Some time ago I discussed 4 strategies against mistakes in crochet and knitting. In my opinion the most important strategy is learning to “read” your work. In this article I would like to develop this a bit further when it comes to crochet.
My first advice is to stop frequently to admire what you just made – and at the same time, to check that everything looks OK.
I’d like to provide a few ideas to help you on the way to finding your mistakes.
Sometimes, the consistency of a stitch pattern is a good indicator of whether it has been well executed. In the stitch pattern shown here, with clusters of dc2tog, I can quickly see (if I look for it!) that I have made a mistake. The single dc at the arrow should have been a dc2tog.
In other situations, a mistake may be less apparent. I have a couple of ideas on this, too.
1) Look at the top of your row.
Turn the work towards you and look at the top of the row.
Are you seeing lots of V’s on their side (the tops of your stitches) following each other in a regular manner like they do here? Or is there a stitch somewhere that looks very different from the others? In the second case, you know where to look more closely at what you’ve done.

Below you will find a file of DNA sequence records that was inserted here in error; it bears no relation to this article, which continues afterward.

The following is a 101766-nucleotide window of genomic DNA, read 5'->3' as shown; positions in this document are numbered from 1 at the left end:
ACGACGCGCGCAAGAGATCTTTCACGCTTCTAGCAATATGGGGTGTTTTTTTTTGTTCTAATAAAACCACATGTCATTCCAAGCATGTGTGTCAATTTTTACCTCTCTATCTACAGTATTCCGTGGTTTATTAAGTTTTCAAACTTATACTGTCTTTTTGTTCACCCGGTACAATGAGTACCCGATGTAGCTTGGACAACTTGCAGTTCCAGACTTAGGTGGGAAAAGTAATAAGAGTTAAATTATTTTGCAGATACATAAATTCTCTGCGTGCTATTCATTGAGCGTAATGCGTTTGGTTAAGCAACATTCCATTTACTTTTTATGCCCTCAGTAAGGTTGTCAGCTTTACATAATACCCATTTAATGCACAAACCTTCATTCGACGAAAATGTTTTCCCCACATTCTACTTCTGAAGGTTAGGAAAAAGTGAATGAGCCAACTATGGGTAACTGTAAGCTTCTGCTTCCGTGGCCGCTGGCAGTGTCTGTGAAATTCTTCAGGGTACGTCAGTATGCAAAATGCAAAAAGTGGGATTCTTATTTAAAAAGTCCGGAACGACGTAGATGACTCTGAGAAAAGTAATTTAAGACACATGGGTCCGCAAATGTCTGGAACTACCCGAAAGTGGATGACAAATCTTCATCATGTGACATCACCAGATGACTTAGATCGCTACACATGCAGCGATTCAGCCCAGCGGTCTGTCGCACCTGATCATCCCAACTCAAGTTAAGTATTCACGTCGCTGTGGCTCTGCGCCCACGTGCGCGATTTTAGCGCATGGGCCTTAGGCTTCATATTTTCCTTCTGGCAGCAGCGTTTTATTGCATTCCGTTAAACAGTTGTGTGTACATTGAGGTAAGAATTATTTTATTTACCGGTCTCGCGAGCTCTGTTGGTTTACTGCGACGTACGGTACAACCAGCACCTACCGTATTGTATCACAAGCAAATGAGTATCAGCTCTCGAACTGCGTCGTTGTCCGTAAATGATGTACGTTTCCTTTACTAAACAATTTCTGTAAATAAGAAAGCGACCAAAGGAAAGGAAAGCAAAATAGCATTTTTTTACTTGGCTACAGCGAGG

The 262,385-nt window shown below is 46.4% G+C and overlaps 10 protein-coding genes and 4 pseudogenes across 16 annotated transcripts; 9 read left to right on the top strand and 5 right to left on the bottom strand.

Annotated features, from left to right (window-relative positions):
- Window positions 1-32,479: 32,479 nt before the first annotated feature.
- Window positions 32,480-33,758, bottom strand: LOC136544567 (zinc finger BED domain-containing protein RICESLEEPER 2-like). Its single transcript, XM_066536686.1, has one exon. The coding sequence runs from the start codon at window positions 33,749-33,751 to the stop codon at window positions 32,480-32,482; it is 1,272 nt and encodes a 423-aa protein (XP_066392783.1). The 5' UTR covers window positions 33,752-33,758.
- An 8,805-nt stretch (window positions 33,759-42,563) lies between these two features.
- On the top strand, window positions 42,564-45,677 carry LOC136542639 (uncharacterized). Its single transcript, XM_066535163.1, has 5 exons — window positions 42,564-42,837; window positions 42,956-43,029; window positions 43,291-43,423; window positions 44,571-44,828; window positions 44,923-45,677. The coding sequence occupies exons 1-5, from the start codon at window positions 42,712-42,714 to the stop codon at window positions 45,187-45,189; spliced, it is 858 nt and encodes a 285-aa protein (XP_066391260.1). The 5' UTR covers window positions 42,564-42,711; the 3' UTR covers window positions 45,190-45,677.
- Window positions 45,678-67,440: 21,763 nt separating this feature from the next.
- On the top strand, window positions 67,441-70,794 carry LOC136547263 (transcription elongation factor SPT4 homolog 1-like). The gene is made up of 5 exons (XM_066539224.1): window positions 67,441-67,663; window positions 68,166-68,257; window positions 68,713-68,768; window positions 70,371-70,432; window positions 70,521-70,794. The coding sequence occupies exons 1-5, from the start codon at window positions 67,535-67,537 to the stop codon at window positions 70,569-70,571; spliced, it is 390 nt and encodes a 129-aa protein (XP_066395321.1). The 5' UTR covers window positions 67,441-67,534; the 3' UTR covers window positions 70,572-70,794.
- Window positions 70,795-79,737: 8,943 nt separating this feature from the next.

To look at the top of the row is also the best way to count your stitches accurately.
2) Look at your feet.
Well, not your own feet, but the feet of your stitches.
The foot of a stitch is found at its very base and looks like a V standing up.
When you can identify the foot of a stitch, you can more easily check that it’s in the right place – and also that you haven’t by mistake made, for example, two stitches in one (instead of one)…
… or skipped a stitch.
There are situations when it’s a bit harder to see what’s happening. This can be the case when you are working a row of sc in a starting chain.
When you look back at your row (do this before finishing it if it’s very long!), two signs can indicate a mistake:
Looking more closely, you will see that there is not only one but two feet in the same chain stitch. You have inadvertently worked twice in the same stitch.
The opposite of a bump – it’s the base chain folding up a little because you have skipped a stitch.
Knowing how to “read” your work in crochet is a skill that you acquire over time by observing your mistakes over and over again. Don’t give up if you don’t succeed immediately – little by little it will get easier.
To have a clearer view of your stitches and where they’re supposed to go, this article might also be helpful: https://englishblog.annettepetavy.com/2020/03/25/where-do-i-insert-my-hook-tutorial-march-2020/